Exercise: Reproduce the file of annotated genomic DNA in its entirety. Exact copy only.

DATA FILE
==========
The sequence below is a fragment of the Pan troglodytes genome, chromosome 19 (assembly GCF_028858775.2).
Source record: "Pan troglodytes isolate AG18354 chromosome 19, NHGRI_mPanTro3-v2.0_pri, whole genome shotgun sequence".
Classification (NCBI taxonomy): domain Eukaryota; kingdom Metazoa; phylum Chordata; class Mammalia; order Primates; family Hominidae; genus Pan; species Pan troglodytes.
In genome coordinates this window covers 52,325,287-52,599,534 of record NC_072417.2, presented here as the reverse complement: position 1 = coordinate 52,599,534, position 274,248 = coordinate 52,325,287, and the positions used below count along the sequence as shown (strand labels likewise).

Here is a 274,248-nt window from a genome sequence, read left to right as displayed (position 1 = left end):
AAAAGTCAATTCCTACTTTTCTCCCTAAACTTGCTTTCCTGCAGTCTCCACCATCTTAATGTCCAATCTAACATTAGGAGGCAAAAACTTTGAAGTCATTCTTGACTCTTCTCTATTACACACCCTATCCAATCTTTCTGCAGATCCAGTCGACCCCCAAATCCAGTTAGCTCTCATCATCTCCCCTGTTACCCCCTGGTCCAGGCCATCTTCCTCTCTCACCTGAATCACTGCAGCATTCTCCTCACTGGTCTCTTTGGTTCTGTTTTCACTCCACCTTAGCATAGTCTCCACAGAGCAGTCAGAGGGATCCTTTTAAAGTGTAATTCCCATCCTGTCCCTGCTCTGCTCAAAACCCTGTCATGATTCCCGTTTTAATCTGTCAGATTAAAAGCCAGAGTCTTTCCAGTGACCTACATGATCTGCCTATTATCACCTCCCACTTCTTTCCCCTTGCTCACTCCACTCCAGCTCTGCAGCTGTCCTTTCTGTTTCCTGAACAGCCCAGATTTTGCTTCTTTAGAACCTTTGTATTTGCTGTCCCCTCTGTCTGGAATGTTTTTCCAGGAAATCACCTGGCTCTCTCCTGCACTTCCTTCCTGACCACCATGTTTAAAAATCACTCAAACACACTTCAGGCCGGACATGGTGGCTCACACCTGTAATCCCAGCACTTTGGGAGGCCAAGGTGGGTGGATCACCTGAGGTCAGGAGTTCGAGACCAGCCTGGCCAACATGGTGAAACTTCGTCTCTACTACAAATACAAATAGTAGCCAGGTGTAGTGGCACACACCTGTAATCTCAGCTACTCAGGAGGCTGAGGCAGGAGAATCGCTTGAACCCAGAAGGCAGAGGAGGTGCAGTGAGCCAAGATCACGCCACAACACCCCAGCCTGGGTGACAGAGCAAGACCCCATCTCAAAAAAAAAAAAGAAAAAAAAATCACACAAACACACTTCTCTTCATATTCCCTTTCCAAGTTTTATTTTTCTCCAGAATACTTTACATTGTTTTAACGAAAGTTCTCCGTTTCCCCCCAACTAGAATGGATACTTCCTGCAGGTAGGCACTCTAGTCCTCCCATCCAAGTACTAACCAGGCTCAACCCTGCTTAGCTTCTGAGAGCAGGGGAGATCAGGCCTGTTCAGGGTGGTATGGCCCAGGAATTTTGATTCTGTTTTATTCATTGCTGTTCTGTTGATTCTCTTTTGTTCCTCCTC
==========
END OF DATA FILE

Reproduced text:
The sequence below is a fragment of the Pan troglodytes genome, chromosome 19 (assembly GCF_028858775.2).
Source record: "Pan troglodytes isolate AG18354 chromosome 19, NHGRI_mPanTro3-v2.0_pri, whole genome shotgun sequence".
Classification (NCBI taxonomy): domain Eukaryota; kingdom Metazoa; phylum Chordata; class Mammalia; order Primates; family Hominidae; genus Pan; species Pan troglodytes.
In genome coordinates this window covers 52,325,287-52,599,534 of record NC_072417.2, presented here as the reverse complement: position 1 = coordinate 52,599,534, position 274,248 = coordinate 52,325,287, and the positions used below count along the sequence as shown (strand labels likewise).

Here is a 274,248-nt window from a genome sequence, read left to right as displayed (position 1 = left end):
AAAAGTCAATTCCTACTTTTCTCCCTAAACTTGCTTTCCTGCAGTCTCCACCATCTTAATGTCCAATCTAACATTAGGAGGCAAAAACTTTGAAGTCATTCTTGACTCTTCTCTATTACACACCCTATCCAATCTTTCTGCAGATCCAGTCGACCCCCAAATCCAGTTAGCTCTCATCATCTCCCCTGTTACCCCCTGGTCCAGGCCATCTTCCTCTCTCACCTGAATCACTGCAGCATTCTCCTCACTGGTCTCTTTGGTTCTGTTTTCACTCCACCTTAGCATAGTCTCCACAGAGCAGTCAGAGGGATCCTTTTAAAGTGTAATTCCCATCCTGTCCCTGCTCTGCTCAAAACCCTGTCATGATTCCCGTTTTAATCTGTCAGATTAAAAGCCAGAGTCTTTCCAGTGACCTACATGATCTGCCTATTATCACCTCCCACTTCTTTCCCCTTGCTCACTCCACTCCAGCTCTGCAGCTGTCCTTTCTGTTTCCTGAACAGCCCAGATTTTGCTTCTTTAGAACCTTTGTATTTGCTGTCCCCTCTGTCTGGAATGTTTTTCCAGGAAATCACCTGGCTCTCTCCTGCACTTCCTTCCTGACCACCATGTTTAAAAATCACTCAAACACACTTCAGGCCGGACATGGTGGCTCACACCTGTAATCCCAGCACTTTGGGAGGCCAAGGTGGGTGGATCACCTGAGGTCAGGAGTTCGAGACCAGCCTGGCCAACATGGTGAAACTTCGTCTCTACTACAAATACAAATAGTAGCCAGGTGTAGTGGCACACACCTGTAATCTCAGCTACTCAGGAGGCTGAGGCAGGAGAATCGCTTGAACCCAGAAGGCAGAGGAGGTGCAGTGAGCCAAGATCACGCCACAACACCCCAGCCTGGGTGACAGAGCAAGACCCCATCTCAAAAAAAAAAAAGAAAAAAAAATCACACAAACACACTTCTCTTCATATTCCCTTTCCAAGTTTTATTTTTCTCCAGAATACTTTACATTGTTTTAACGAAAGTTCTCCGTTTCCCCCCAACTAGAATGGATACTTCCTGCAGGTAGGCACTCTAGTCCTCCCATCCAAGTACTAACCAGGCTCAACCCTGCTTAGCTTCTGAGAGCAGGGGAGATCAGGCCTGTTCAGGGTGGTATGGCCCAGGAATTTTGATTCTGTTTTATTCATTGCTGTTCTGTTGATTCTCTTTTGTTCCTCCTC